A great example of this is The Seventh Seal which I just re-watched on glorious Blu-Ray. While watching it, I realized even the most infamously sullen film makers of all time, Ingmar Bergman, is capable of making light and funny scenes juxtaposed between, well, scenes of a knight playing chess with Death. It's not all chess and death is what I'm getting at. This bares on Melancholia, because, like Bergman's masterpiece (or one of them), this gloomy and existentially horrific story doesn't get in the way of it being a good film and, I dare say, an entertaining one. While The Seventh Seal is far and away a better film (which doesn't need to be stated, but here we are), I think this film falls into the same class of "movies that are explicitly about the end of existence, but are still kind of fun in a weird way."
With all of that said, Melancholia doesn't have any of the irony or even mirth that Bergman's movie does, as instead of being divided among an entire troupe, it's divided in two halves, "Part One: Justine" and "Part Two: Claire," which could be negatively described as "Catastrophically Poorly Thought Out Wedding" and "Catastrophically Unlucky Celestial Event." I don't think I'm out of line in saying that the first half, with its passing resemblance to Festen, offers the most laughter and mirth (I mean for catastrophe).
There's an entire worthwhile film in the reception alone. It has ancient drunken poon-hound John Hurt dancing with a fat chick, a rageaholic Kiefer Southerland, and Udo Kier doing his Udo Kier act. Oh, and it also has Stellan Skarsgaard and Alexander Skarsgard, which nobody else finds as funny of a pair as I do.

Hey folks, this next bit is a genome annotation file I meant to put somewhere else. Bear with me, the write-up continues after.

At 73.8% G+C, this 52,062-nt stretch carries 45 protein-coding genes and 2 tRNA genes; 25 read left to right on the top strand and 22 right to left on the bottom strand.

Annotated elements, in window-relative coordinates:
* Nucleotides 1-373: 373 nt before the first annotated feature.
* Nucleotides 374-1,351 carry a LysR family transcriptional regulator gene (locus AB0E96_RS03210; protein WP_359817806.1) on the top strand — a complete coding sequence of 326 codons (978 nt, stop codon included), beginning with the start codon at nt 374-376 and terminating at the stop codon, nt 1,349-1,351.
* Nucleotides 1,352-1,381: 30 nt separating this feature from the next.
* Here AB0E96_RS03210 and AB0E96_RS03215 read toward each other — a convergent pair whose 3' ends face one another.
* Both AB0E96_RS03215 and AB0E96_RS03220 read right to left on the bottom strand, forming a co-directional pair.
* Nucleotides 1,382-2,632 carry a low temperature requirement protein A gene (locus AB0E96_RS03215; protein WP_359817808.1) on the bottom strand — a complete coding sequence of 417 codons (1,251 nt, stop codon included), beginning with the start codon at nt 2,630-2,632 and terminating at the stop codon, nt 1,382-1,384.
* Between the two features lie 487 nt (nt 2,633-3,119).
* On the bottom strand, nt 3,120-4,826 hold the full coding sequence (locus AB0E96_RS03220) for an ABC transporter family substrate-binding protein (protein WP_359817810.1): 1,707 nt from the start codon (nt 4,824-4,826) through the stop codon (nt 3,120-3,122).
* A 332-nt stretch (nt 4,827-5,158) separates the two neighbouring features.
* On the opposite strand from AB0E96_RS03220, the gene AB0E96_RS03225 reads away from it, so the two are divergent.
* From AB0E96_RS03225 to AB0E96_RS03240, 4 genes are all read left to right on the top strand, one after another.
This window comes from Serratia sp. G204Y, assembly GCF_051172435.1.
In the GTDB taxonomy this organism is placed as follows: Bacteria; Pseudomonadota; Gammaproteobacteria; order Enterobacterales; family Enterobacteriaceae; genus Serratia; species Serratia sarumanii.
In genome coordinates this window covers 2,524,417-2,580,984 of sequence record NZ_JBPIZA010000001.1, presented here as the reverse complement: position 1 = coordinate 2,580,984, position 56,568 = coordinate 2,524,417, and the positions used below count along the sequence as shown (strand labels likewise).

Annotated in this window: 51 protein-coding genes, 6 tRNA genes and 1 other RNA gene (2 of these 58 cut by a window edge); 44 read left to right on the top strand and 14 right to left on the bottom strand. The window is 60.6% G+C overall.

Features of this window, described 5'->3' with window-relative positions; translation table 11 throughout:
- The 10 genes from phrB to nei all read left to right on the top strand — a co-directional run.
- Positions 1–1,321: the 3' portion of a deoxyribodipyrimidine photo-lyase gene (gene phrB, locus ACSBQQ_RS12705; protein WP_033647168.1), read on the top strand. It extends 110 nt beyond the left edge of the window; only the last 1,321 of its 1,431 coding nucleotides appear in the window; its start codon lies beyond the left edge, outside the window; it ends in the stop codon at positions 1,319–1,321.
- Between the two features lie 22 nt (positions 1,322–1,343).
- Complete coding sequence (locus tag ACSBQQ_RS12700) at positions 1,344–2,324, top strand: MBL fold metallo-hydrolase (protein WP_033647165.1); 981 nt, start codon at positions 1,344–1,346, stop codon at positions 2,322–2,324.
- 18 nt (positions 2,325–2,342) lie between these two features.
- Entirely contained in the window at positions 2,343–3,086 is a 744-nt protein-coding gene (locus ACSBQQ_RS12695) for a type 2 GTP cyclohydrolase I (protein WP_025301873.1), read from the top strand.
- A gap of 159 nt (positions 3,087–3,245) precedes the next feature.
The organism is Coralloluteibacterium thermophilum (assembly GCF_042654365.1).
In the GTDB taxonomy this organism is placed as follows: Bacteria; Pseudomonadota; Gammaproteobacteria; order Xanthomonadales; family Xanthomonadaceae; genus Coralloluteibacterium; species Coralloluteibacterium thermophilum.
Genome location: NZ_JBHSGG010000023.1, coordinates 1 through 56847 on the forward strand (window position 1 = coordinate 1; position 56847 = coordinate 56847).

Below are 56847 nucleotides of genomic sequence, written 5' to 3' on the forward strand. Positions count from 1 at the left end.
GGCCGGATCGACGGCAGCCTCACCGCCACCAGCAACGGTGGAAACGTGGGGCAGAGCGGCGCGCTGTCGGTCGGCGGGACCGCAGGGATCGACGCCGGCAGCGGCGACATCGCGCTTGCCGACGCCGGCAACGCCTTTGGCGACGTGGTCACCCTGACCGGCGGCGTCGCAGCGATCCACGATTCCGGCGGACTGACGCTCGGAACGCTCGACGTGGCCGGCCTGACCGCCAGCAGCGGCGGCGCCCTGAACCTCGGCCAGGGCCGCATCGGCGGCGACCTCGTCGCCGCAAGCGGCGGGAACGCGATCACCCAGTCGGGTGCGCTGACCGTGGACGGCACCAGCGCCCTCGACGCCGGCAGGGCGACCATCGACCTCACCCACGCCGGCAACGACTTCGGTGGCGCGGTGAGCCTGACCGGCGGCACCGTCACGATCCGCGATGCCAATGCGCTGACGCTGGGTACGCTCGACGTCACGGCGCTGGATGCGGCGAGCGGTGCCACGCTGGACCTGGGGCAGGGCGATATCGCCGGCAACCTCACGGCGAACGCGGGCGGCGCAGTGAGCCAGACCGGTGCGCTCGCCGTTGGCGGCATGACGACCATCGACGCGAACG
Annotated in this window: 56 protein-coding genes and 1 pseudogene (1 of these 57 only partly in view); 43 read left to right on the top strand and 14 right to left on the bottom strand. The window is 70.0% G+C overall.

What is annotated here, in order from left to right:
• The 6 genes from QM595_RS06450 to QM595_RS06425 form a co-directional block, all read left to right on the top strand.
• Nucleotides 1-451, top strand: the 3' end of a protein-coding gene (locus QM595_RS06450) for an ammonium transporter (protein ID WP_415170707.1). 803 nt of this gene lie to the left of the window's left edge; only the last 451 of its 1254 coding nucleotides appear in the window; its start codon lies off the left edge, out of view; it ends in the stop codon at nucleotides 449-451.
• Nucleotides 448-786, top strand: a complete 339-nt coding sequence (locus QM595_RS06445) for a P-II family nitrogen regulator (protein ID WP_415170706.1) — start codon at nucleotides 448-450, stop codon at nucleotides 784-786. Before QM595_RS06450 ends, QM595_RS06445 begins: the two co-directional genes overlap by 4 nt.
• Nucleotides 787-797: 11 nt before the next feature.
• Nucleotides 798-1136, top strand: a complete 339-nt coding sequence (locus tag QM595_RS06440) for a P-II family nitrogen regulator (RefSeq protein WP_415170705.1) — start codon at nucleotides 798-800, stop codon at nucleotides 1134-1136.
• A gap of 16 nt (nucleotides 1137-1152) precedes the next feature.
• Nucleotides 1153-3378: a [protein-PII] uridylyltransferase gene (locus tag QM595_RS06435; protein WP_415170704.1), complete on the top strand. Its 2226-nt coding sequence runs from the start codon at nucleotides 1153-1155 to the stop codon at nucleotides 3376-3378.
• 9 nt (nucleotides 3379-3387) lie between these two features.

The second half starts sometime later with the sudden discovery of a massive doom planet that is (apparently) headed directly for earth. It’s a strange shift in content, but not one in tone. There is just as much of a looming demise on the horizon in the first half as in the second half, it’s just that at the wedding it’s not literal. There’s a lot more going on in the first half, which is odd because, again, there’s a giant metaphor headed for the Earth and you’d think that would be enough to keep one’s attention.
It’s almost as if the film was assembled from two entirely different scripts. Disconnect would be a good word for it, but both halves work on their own. It’s almost like complaining that Kill Bill Vol. 1 was all over the place. That’s kind of the point. In Melancholia it does work as this bizarre split as they’re tonally and thematically similar. With that said, if the first half of the movie was dragged out to be ninety minutes long and the arrival of the planet was ignored entirely, I’d be fine with that. In fact, I might prefer it.